Giving gardens



The Remer Community Garden in Cass County sits behind the Father’s Heart and Hands food shelf, 25 miles southwest of Grand Rapids. Laura Moraczewski, an Extension Master Gardener volunteer, responded to an article in the local newspaper seeking people to help revitalize the garden. She ended up helping to write the garden’s new chapter. 


Colorful painted sign in of garden that says Remer Community Garden


Moraczewski devoured Extension horticultural information to put to use in the garden. Once in disuse, the garden became part of the Statewide Health Improvement Partnership (SHIP) in 2020. 

“I attended dozens of Extension webinars on everything from raised bed gardens to soil amendments to critters,” she says.


Greens sitting in a bin at the food shelf

Greens from the Remer Community Garden grace the Father’s Heart and Hands food shelf.


Her expertise paid off. She became the Remer Community Garden’s manager and helped its gardeners produce 9,600 pounds of produce in the last four years, donating to the adjacent food shelf and others in the area.

In this side-by-side, hands-on environment, curiosity and learning flow freely. 

The community helps with everything: hauling in compost to improve the soil, building the raised beds, and building a large fence to keep out the deer, rabbits, bears and coyotes. Local businesses donated funds for materials. They even paid for some apple trees. 


A new way to volunteer


The home giving garden started as one of several options during the COVID-19 pandemic that allowed Master Gardeners to continue volunteering when in-person options were limited. Thanks to its success, it’s an ongoing option. 

In 2023, 10,734 pounds of donated produce were grown in Master Gardeners’ home gardens. 

One benefit is increased access. Some Master Gardeners have continued volunteering while caring for themselves or a family member at home. For Master Gardeners with limited access to transportation, not needing to travel to a site translates to more volunteer hours at home. 

More than 30 Master Gardeners responding to a survey noted that their at-home giving gardens became informal teaching gardens, reaching neighbors who would not normally seek out educational opportunities.

“Neighbors who watched the progress of the garden over time have circled back to ask more questions,” says one volunteer. 


Big-time garden feeds many 


In addition to teaching classes and answering questions in a booth, Joyce Hochsprung, a Master Gardener in McLeod County, has had a large garden for many years. 

She connected with a local food shelf and asked, "What do you need?" In 2022, she donated nearly 600 pounds of produce. In 2023, it was 700. She notes that, after adding more refrigeration, her local food shelf was able to accept more fresh produce donations. 

“Last fall we took in a load of squash,” says Hochsprung. “One of the gals helping us to unload just about had tears in her eyes, saying, ‘Thank you — you know, we just don’t get a lot of this.’"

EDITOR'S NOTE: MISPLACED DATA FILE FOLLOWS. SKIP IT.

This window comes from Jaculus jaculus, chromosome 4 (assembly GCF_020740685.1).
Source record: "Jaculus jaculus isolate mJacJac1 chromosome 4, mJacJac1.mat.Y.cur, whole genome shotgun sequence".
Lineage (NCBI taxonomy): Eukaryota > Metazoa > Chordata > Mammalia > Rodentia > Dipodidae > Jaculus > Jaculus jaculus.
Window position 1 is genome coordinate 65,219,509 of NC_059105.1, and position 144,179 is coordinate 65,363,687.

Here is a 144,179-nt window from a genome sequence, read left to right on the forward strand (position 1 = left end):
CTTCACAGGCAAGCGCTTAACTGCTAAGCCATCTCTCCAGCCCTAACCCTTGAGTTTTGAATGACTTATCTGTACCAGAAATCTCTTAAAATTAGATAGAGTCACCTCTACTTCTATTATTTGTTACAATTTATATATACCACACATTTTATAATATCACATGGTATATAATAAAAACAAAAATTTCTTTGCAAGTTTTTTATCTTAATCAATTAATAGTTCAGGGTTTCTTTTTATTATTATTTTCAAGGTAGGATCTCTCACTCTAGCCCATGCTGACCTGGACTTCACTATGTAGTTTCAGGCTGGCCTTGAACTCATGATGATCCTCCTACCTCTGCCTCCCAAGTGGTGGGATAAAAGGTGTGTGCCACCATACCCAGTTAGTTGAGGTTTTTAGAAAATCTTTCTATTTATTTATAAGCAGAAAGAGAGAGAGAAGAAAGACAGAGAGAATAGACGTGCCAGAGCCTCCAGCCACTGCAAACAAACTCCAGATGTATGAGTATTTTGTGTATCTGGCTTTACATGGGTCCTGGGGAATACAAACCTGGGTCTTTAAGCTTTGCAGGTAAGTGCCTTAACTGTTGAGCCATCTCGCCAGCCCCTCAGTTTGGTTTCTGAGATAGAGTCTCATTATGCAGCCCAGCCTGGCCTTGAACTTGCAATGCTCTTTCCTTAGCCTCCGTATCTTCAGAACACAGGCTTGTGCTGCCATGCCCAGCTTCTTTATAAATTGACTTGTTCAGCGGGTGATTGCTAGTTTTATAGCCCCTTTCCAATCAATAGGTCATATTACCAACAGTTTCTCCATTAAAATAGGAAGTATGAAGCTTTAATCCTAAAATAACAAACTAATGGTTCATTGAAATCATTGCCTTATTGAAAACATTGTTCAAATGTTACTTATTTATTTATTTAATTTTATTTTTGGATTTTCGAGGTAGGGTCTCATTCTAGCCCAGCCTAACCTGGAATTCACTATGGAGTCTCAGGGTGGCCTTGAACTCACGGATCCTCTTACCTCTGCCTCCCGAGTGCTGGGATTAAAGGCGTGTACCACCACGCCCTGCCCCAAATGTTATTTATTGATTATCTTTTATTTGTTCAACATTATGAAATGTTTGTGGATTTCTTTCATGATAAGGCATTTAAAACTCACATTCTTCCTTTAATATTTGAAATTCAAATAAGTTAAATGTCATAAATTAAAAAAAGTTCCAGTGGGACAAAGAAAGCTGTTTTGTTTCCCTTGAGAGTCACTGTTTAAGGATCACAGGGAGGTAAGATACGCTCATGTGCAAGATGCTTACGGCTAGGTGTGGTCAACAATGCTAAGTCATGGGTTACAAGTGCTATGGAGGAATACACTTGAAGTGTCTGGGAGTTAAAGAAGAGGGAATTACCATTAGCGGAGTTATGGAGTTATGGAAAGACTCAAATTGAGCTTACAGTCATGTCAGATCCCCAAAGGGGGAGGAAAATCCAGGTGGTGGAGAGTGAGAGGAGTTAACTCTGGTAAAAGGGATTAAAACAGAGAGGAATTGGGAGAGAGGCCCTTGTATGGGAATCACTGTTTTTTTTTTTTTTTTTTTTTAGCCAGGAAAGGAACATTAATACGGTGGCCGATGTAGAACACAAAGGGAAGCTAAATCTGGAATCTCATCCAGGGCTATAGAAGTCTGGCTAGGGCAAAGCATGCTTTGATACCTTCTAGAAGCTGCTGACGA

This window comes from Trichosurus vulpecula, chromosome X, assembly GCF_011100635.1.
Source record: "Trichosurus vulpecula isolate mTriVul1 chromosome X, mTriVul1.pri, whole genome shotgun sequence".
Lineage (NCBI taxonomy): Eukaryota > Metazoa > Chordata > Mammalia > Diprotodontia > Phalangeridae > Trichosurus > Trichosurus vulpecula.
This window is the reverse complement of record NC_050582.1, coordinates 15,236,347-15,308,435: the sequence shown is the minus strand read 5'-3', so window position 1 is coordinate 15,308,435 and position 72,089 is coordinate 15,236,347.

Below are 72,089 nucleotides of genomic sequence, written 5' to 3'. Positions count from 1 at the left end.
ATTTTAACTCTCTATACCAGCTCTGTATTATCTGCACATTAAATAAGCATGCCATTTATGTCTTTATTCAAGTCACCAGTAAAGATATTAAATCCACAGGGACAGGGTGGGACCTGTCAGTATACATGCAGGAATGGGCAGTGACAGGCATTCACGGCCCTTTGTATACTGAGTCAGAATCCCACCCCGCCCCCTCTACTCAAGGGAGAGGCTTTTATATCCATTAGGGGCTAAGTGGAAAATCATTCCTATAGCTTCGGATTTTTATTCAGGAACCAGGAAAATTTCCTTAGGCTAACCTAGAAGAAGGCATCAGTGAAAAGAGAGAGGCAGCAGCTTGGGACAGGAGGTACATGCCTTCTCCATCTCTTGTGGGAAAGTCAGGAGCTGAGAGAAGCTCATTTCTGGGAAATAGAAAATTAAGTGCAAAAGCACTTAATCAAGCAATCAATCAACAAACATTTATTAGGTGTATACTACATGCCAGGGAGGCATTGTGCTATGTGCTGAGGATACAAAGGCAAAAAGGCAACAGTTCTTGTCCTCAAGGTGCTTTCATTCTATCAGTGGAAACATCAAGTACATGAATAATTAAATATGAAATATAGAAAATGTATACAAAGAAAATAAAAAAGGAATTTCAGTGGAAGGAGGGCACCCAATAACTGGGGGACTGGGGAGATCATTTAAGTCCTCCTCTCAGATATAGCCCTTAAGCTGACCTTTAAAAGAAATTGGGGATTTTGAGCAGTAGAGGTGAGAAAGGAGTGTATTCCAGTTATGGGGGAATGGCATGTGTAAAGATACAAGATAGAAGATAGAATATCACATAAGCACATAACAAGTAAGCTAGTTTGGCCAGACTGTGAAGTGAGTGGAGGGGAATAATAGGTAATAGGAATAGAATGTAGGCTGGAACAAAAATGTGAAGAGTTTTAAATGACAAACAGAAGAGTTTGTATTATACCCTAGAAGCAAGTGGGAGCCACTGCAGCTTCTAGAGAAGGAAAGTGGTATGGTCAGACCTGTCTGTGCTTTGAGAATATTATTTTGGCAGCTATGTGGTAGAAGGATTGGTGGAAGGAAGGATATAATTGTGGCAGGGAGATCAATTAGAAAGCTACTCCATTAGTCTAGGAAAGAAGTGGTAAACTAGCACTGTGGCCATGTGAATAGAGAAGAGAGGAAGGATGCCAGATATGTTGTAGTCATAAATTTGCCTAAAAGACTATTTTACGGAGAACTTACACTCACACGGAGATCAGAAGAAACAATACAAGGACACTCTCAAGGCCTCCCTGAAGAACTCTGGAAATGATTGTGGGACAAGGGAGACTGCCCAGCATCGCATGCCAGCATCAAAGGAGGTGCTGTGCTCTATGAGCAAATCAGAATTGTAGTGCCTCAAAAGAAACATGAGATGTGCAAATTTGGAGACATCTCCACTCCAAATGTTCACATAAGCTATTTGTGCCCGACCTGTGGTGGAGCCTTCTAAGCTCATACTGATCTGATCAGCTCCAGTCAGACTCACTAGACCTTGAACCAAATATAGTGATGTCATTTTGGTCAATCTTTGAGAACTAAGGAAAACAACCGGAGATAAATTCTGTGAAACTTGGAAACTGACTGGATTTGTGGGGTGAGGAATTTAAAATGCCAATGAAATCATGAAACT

• A giving garden is a home or community garden in which the harvest is donated, typically to a local food shelf. 

  • In 2023, the Extension Master Gardener volunteer program donated 45,683 pounds of produce. 

  • Master Gardeners also shared horticultural knowledge and contributed to a sense of pride and community.



a big pile of oblong delicata squash, which is cream colored with spots of orange and green stripes.


Best seeds for Minnesota green thumbs 


The Master Gardener Seed Trials provide tasty educational opportunities. One hundred Master Gardener volunteers from across Minnesota test seeds to determine what grows best in this climate. Volunteers compare varieties and share their growing experiences, providing valuable information for home gardeners. Visit the publication in the U of M Digital Conservancy for results. 

Laura Moraczewski runs seed trials in part of the Remer Community Garden. Last year, she dedicated five raised beds to green beans. Food shelf clients, staff and volunteers participate in the taste-testing and rating.

 “They really get into that,” says Moraczewski. “They could keep as much of it as they wanted. If they didn’t like it, they didn’t have to take any.” 

Some of the most popular produce with taste-testers? Delicata squash and tomatoes. Not so much? Mustard greens. 

The community garden continues to grow and expand, with more people interested in renting plots, and even becoming Master Gardeners. 

“I think in town it’s a source of pride,” Moraczewski says. “Having something beautiful like that and getting people involved—word spreads.” 


Graphic created using narrow vertical images of the five people featured in a video


What's it like to be a Master Gardener? Hear from your neighbors


Visit Master Gardeners in action to watch videos featuring nine of these devoted University of Minnesota Extension volunteers. Stories of discovery, growth and connection are embedded in the work they do every day around Minnesota.



The Drummer and The Wright County Journal Press

PO Box 159
108 Central Ave.
Buffalo MN 55313

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